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From Haustorium 82: Natural super glue from mistletoe berries

A team of researchers from the Max Planck Institute of Colloids and Interfaces (MPICI) and McGill University in Canada discovered strong adhesive properties of white-berry mistletoe. The mistletoe berry’s flexible fibers adhere to both skin and cartilage as well as to various synthetic materials and could find application in many fields, such as wound sealant in biomedicine, through ease of processing. For their research, the materials scientists led by Prof. Dr. Peter Fratzl picked the mistletoe berries from the trees themselves. From his office window, the director of the Department of Biomaterials can see the many green parasitic plants. ‘Mistletoe grows in large numbers everywhere, including the Max Planck Campus, and is biodegradable and renewable,’ says Peter Fratzl, adding, ‘For the first time, we are now investigating how to harness its excellent adhesive properties for potentially medical or technical uses.’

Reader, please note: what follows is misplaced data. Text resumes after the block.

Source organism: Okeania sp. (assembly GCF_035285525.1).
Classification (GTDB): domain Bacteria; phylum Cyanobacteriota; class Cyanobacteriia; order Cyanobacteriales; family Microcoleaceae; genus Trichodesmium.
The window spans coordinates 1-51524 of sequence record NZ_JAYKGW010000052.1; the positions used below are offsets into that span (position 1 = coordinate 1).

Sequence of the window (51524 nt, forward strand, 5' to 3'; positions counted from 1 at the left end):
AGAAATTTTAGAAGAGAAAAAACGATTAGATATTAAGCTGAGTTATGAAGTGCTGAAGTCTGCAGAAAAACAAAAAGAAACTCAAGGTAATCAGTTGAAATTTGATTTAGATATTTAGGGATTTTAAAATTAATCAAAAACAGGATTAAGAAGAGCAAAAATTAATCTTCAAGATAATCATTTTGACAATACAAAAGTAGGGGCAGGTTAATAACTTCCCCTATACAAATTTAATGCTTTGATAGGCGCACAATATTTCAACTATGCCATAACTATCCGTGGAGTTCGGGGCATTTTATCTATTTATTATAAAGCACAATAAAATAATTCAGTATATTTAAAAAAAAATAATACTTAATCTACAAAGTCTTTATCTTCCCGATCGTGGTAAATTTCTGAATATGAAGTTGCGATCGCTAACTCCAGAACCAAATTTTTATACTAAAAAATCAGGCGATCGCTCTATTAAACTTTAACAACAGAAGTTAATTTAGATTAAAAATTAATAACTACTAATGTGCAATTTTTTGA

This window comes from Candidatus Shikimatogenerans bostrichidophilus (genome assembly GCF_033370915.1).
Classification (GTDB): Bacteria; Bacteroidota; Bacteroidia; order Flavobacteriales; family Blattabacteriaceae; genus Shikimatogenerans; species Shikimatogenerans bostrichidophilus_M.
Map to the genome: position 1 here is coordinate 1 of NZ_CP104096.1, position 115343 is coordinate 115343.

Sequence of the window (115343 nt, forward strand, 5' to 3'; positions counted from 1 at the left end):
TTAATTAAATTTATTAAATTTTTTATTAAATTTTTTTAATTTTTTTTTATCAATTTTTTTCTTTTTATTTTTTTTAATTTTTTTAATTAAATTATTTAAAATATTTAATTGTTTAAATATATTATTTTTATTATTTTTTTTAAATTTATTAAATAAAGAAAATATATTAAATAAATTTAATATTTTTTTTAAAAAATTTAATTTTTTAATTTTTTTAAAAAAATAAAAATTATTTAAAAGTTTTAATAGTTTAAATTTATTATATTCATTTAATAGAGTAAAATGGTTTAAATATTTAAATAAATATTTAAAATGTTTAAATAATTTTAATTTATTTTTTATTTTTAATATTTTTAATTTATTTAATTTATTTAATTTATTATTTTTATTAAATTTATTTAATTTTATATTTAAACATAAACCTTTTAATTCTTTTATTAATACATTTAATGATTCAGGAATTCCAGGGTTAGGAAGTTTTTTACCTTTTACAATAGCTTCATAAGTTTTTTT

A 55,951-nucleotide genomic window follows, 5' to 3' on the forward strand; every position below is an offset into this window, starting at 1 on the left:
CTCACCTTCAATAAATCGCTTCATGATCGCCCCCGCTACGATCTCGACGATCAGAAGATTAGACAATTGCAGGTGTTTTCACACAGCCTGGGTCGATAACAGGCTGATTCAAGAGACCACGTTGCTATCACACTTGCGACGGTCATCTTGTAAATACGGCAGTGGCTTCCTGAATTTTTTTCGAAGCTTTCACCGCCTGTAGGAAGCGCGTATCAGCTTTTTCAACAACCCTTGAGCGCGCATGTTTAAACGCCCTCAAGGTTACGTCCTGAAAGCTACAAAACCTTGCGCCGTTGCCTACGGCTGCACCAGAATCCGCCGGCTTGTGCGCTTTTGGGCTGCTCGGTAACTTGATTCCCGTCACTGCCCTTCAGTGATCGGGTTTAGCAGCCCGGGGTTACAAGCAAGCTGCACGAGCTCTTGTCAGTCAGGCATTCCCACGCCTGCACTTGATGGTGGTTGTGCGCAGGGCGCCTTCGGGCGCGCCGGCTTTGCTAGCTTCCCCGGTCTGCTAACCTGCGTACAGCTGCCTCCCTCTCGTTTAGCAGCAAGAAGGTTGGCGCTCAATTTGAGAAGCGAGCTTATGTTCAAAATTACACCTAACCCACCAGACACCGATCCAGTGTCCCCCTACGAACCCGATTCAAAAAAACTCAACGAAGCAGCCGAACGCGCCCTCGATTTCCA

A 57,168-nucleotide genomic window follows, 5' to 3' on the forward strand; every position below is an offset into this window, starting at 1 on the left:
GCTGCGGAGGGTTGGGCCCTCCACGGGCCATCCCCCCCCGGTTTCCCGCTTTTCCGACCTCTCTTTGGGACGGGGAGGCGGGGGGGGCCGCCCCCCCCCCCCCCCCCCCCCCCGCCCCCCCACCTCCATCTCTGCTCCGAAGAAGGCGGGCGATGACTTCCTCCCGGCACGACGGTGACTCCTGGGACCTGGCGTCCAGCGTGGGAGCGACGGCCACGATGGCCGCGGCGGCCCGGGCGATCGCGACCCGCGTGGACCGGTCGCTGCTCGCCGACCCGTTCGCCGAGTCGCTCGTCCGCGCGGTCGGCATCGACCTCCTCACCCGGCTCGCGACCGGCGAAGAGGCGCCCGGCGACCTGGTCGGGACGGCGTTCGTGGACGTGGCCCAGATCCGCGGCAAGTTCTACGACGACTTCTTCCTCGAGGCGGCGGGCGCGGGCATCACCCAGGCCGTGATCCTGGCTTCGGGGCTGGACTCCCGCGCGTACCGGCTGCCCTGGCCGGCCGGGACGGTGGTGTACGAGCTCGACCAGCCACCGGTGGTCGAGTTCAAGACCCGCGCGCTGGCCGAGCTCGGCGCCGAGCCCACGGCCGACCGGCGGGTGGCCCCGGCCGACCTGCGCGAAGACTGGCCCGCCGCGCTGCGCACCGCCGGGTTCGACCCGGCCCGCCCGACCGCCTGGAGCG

Original publication: Nils Horbelt, Peter Fratzl, Matthew J Harrington; Mistletoe viscin: a hygro- and mechanoresponsive cellulose-based adhesive for diverse material applications; PNAS Nexus, Volume 1, Issue 1, March 2022.

For further reading see Haustorium 82.